Urban artists in Cameroon have been battling it hard for decades to find a unique identity. An identity that will differentiate their music from the popular Nigerian rhythm and parlance which has become considerably popular across Africa. It is absolutely undisputed that Cameroonian artists were heavily influenced by the escalation of the Naija rhythm and style. Songs written and produced by budding Camer artists between 2005-2010 were just a facsimile of Nigerian urban music , on the heels of the emergence of 2 Face, P Square, Faze, African China , 9ice ,2 Shot etc. We could get Nigerian languages and parlance   ”Omoge”, ‘Oga”, Chikala’, ‘ Nothing do you”, ”Wettin dey” , ‘Oya”, Ole ‘ etc inherent in Cameroonian songs. Nigerians had discovered their own ”Naija Hip Hop” which is a melange of their local dialects igbo, yoruba ,  hausa and pidgin . 

However, everything happens for a reason. That was definitely an eye-opener to Cameroonian artists, a journey into discovering a peculiarity and richness in African rhythm. Camer urban artists were therefore plunged into understanding that their parlance, slangs and dialects have not yet been exploited. It was and remains a virgin forest!

On the mainstream in Cameroon are songs that can be identified as proudly ”Cameroonian”as you listen to the lyrics of the song. We can today heave a sigh of relief as fans relate to the lyrics of songs by English-speaking Cameroonian acts.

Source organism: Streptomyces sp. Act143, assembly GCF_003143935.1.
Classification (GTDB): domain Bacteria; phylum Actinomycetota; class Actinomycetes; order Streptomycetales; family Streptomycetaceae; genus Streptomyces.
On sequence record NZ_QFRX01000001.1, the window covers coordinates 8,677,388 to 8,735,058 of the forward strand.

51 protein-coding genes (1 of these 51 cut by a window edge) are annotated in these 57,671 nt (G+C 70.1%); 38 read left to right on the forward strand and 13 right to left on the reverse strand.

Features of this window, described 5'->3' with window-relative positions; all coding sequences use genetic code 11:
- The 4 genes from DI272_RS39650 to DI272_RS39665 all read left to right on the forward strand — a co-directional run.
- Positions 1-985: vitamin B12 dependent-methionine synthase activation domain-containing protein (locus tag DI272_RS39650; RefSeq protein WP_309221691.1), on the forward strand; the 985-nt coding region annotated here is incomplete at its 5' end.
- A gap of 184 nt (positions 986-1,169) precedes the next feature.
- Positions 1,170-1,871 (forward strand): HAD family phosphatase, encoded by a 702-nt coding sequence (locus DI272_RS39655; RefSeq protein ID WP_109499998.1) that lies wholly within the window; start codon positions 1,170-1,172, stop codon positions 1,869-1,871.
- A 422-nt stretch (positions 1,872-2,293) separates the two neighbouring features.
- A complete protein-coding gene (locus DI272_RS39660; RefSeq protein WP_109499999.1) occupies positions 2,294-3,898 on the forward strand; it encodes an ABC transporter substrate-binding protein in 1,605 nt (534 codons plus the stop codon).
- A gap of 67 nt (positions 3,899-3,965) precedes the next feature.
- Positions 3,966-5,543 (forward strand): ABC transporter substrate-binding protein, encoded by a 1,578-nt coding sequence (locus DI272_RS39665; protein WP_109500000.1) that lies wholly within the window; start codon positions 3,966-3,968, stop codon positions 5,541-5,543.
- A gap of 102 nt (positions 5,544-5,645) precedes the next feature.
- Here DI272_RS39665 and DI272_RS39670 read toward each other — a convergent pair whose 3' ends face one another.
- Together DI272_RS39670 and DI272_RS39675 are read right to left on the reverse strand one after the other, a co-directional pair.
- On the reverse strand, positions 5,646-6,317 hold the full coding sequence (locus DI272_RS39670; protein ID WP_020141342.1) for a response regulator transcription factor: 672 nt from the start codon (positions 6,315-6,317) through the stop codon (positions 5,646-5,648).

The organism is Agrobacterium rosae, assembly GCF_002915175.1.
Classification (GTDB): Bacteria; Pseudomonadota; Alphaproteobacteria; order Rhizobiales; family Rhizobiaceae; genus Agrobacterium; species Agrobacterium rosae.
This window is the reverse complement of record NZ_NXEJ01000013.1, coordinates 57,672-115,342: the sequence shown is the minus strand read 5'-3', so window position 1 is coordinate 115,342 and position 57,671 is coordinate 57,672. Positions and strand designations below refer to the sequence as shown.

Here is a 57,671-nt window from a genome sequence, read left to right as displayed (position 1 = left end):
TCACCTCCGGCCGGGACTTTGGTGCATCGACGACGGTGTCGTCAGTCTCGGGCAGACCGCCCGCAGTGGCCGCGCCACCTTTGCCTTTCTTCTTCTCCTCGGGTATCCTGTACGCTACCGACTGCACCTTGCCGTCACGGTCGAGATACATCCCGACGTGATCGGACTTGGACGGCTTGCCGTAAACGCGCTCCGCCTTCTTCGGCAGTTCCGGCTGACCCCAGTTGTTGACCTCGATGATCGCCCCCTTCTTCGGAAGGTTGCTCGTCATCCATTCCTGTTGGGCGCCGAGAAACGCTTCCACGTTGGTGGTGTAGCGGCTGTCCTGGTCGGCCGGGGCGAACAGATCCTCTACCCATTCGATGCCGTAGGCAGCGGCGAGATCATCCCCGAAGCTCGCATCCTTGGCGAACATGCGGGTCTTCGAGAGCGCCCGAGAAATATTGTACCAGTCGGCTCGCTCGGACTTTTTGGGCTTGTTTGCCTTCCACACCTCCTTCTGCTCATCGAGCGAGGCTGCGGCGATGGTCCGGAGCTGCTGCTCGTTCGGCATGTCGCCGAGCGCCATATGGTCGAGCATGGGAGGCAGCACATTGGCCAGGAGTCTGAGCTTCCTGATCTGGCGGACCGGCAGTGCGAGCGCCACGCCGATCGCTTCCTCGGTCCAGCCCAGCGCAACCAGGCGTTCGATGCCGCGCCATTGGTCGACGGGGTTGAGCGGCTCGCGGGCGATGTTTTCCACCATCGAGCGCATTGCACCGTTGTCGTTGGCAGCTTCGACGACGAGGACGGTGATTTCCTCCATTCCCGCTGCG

Jovi remains phenomenal for bringing to the spotlight the use of  ‘Camer pidgin’ ( renown Cameroonian artist Em’Kal calls it ”Njangaroon pidgin” ) while articulating in his rhymes and punchlines. ”Ask petit them for kwat, I dey for here for helep, … i dey veranda with chelep” is an intonation that gives Cameroonians a sense of identity.

From 2010 to present, there has been an automatic switch from the conventional ‘Naija’ or ‘Etas’ rapstyle to a well defined and unique ‘Camer’ rapstyle. A wide use of Cameroonian parlance are now noticeable . Artists like Magasco  make a tuneful referral to ”Ayaba hotel” in Lineloba, ‘Tifman for Kumba Market” , Stanley Enow – ‘Etangti mo mayang in ‘Hein pere’, Steveslil – ”Na ne muet, etchi sairey” in Ebangha , Wax Dey – ”Ma nga” in ‘Number One girl”, Denzyl – ‘Cherie coco esele nika” in ‘Monika’ , Dr Kapt – in ‘disorder” , Marc Eff in ”Ma fontioneur”  etc. 

An evolution will  therefore be inevitable if all Cameroonian artists can explore over 250 languages and cultures in Cameroon to derive more uniqueness and diversity.


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